The History of the Great Irish Famine of 1847 (3rd ed.) (1902) eBook

This eBook from the Gutenberg Project consists of approximately 575 pages of information about The History of the Great Irish Famine of 1847 (3rd ed.) (1902).

Thus was the cultivation of the potato extended in various ways, until it had become the principal food of nineteen-twentieths of the population long before the Famine of ’47.

FOOTNOTES: 

[1] Raleigh earned this property by some terrible services.  He was an officer in the expedition of the Lord Deputy Gray, when he attacked the Italian camp on Dun-an-oir, at Smerwick harbour in Kerry.  After some time the Italians yielded, but on what precise terms it is now impossible to say, the accounts of the transaction are so various and conflicting.  Indeed, O’Daly says the English were the first to send a flag of truce.  Anyhow, the Italian garrison, which had come to aid the Irish, fell into the power of the English, and here is Dr. Leland’s account of what followed:—­“Wingfield was commissioned to disarm them, and when this service was performed an English company was sent into the fort.  The Irish rebels found they were reserved for execution by martial law.  The Italian general and some of the officers were made prisoners of war, but the garrison was butchered in cold blood; nor is it without pain that we find a service so horrid and detestable committed to Sir Walter Raleigh.”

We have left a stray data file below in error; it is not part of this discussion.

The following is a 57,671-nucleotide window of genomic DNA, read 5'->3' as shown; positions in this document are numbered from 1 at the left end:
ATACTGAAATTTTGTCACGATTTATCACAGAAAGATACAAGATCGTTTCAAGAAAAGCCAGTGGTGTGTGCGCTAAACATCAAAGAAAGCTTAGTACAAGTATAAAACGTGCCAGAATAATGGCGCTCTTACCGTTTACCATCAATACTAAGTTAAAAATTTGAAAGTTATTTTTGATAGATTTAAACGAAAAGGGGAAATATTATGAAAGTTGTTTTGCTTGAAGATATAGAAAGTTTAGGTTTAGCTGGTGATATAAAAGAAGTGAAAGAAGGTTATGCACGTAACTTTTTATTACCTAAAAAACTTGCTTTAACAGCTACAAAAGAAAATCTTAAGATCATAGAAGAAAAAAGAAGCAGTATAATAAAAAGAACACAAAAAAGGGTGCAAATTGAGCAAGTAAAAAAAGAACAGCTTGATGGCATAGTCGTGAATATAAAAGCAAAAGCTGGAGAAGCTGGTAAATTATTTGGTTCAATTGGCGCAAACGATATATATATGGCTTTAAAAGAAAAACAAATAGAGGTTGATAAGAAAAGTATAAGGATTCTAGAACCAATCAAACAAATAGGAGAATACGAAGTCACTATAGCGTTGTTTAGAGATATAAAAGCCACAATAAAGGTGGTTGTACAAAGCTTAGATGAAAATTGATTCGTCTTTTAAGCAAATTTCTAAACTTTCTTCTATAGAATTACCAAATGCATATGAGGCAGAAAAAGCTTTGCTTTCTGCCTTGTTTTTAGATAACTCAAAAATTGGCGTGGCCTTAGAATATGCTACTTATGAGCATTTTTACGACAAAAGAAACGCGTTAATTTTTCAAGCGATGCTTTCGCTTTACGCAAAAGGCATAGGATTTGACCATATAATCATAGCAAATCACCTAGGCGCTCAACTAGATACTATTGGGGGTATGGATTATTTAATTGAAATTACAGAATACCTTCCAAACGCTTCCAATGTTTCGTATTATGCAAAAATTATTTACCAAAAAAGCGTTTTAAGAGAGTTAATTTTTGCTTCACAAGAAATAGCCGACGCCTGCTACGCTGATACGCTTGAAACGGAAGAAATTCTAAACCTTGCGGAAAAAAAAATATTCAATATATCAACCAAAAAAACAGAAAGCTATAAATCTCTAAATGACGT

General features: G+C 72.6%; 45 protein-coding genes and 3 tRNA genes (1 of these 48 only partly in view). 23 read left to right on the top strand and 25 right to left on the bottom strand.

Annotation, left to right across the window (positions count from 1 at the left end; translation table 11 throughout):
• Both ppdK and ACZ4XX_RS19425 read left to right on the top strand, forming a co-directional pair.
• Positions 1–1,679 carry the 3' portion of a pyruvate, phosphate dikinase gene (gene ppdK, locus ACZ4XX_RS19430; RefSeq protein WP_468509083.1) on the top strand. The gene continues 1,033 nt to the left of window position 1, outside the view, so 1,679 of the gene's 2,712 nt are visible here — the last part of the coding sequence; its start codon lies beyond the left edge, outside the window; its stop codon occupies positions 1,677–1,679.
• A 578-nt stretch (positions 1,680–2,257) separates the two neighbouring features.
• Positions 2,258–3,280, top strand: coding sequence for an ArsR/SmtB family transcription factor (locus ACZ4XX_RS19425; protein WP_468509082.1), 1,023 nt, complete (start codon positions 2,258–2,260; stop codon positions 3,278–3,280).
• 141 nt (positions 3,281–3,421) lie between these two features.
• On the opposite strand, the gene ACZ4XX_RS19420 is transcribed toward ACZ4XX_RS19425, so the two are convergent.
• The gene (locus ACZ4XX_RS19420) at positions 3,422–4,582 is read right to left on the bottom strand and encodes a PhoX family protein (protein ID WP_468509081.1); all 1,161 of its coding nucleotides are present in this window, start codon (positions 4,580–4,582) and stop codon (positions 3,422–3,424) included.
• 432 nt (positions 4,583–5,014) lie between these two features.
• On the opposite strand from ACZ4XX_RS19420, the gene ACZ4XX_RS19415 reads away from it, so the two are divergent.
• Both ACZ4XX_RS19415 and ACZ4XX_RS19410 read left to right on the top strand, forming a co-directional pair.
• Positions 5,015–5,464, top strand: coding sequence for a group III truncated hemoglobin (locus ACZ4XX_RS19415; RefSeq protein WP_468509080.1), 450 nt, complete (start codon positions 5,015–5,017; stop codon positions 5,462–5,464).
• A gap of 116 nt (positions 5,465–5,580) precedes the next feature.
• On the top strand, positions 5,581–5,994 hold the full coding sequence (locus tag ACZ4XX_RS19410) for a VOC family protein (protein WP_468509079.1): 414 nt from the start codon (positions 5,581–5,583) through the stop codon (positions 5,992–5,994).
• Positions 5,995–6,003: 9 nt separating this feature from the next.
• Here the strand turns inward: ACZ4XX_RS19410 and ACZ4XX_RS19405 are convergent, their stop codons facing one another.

[2] The people of Quito said papas.  The Spaniards corrupted this to battata, and the Portuguese to the softer batata.

[3] Edwards (Life of Sir W. Raleigh.  M’Millan, 1868), says Hooker is the only contemporary writer who asserts that Raleigh sailed with this expedition, and Edwards adds, “It is by no means certain that he did so.”  But from the following entry in the State Papers of Elizabeth’s reign it appears quite certain that he did sail with it:—­“The names of all the ships, officers, and gentlemen, with the pieces of ordnance, etc., gone in the voyage with Sir Humfrey Gylberte,—­Capt.  Walter Rauley, commanding the Falcon,” &c—­State Papers (Domestic), Vol. 126, No. 149, Nov. 18 & 19, 1578.

Mr. Edwards may not have met this entry, as he does not refer to it.

In spite of his many failures, Raleigh was, to the last, confident in the final success of his scheme for colonizing America.  After the failure of nine expeditions, and on the ere of his fall, he said:  “I shall yet live to see it (America) an English nation.” (Edwards.)

[4] Perhaps Kartoffel, one of the German names for potato, is a corruption of this.

[5] Mr. Edwards says, I know not on what authority, that the land given to Raleigh was about 12,000 acres.  The grants are set forth plainly enough in the following entries:—­“The Queen, desirous to have the Province of Munster, in the realm of Ireland, re-peopled and inhabited with civil, loyal, and dutiful subjects, in consideration of the great charge and trouble which Sir Walter Raleghe sustained in transporting and planting English people into the province, and

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